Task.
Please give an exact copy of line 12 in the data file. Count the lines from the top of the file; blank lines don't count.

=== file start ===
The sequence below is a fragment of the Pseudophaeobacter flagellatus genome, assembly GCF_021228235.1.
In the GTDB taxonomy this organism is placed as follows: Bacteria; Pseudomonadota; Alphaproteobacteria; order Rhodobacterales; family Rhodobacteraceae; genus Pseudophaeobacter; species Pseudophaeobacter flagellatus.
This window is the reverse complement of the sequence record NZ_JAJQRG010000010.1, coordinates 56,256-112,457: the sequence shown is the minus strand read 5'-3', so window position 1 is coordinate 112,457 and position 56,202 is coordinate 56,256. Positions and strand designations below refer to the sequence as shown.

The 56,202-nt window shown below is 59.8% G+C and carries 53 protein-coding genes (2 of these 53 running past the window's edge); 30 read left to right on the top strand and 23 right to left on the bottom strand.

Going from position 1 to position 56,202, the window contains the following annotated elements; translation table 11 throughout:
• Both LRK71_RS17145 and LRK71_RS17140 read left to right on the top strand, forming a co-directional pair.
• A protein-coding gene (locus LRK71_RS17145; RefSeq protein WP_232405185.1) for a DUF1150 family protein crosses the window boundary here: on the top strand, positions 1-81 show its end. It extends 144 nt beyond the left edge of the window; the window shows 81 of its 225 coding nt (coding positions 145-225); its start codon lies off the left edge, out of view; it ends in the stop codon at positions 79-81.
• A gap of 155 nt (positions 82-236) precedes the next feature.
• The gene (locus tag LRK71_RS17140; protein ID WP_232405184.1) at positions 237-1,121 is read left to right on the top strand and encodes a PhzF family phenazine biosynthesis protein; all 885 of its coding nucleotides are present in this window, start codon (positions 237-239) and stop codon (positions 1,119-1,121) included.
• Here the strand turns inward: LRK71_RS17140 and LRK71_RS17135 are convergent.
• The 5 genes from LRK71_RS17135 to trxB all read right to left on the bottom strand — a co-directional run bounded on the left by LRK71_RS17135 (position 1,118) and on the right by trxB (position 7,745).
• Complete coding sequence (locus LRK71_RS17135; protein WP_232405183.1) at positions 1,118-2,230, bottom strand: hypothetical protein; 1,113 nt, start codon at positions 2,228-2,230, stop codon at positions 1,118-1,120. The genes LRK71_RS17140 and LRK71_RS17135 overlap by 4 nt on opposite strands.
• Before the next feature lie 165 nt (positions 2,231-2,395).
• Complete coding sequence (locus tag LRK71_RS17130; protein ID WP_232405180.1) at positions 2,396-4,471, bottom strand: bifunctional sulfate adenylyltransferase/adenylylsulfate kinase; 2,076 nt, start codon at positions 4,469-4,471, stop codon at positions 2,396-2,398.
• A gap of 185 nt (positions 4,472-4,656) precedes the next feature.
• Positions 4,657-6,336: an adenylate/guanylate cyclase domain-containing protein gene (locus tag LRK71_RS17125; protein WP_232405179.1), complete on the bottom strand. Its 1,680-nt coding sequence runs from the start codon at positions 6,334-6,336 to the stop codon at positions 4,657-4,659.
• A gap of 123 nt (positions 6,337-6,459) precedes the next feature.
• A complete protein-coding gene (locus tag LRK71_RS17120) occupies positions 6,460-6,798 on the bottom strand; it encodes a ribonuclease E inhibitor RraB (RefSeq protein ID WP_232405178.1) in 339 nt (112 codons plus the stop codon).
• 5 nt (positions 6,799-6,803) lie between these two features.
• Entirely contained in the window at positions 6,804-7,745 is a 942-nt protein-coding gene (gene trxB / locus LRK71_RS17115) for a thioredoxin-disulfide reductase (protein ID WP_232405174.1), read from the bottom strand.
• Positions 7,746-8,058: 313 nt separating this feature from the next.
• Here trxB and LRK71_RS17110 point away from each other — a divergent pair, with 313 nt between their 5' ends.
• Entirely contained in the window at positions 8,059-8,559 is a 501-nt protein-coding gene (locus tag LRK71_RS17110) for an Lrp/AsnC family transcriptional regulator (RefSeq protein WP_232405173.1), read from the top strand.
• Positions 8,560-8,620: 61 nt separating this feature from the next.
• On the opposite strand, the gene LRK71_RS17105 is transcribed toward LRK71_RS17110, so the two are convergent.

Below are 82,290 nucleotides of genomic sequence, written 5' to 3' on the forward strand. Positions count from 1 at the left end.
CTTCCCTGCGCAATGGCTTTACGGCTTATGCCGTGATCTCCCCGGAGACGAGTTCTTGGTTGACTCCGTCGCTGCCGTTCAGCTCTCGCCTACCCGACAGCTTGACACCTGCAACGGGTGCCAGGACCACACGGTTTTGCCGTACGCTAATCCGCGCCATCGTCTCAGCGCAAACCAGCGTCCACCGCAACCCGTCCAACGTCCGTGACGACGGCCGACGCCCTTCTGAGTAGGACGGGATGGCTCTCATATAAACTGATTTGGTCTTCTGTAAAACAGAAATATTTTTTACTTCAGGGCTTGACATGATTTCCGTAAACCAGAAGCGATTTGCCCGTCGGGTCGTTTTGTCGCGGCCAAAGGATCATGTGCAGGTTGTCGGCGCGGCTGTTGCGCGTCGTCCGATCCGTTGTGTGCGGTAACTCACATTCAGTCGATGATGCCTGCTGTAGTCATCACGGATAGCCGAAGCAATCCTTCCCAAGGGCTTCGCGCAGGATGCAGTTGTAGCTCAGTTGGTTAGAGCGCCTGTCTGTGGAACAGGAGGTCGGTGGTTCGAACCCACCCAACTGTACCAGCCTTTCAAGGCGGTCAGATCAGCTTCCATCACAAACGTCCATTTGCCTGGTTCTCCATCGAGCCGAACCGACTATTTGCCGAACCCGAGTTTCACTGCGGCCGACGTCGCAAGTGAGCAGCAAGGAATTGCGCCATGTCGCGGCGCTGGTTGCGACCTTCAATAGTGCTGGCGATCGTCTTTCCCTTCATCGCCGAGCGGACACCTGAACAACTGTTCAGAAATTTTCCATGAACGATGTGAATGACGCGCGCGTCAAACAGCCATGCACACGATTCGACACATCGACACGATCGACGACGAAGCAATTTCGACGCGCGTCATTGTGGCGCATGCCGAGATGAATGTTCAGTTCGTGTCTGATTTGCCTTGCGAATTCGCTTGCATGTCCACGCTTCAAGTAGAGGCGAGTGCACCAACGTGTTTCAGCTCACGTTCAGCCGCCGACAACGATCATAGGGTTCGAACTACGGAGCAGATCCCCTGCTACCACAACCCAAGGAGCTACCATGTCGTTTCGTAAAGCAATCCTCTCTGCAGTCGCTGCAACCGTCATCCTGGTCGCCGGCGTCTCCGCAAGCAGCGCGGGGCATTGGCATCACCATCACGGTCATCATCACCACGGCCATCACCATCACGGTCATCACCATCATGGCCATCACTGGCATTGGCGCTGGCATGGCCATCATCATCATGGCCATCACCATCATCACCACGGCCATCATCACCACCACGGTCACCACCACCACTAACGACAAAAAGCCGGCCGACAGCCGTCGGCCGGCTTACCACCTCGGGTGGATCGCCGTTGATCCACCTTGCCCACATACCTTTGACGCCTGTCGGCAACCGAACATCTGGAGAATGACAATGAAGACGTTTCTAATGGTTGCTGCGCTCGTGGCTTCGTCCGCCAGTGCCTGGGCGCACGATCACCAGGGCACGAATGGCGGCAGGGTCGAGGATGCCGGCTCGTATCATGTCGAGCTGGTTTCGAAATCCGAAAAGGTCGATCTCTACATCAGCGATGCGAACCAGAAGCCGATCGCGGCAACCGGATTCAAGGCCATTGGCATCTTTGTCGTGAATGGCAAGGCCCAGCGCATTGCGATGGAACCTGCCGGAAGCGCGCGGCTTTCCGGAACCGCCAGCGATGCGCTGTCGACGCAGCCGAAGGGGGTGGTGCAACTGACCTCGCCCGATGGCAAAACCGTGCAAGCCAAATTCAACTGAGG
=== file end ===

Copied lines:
• Complete coding sequence (locus LRK71_RS17135; protein WP_232405183.1) at positions 1,118-2,230, bottom strand: hypothetical protein; 1,113 nt, start codon at positions 2,228-2,230, stop codon at positions 1,118-1,120. The genes LRK71_RS17140 and LRK71_RS17135 overlap by 4 nt on opposite strands.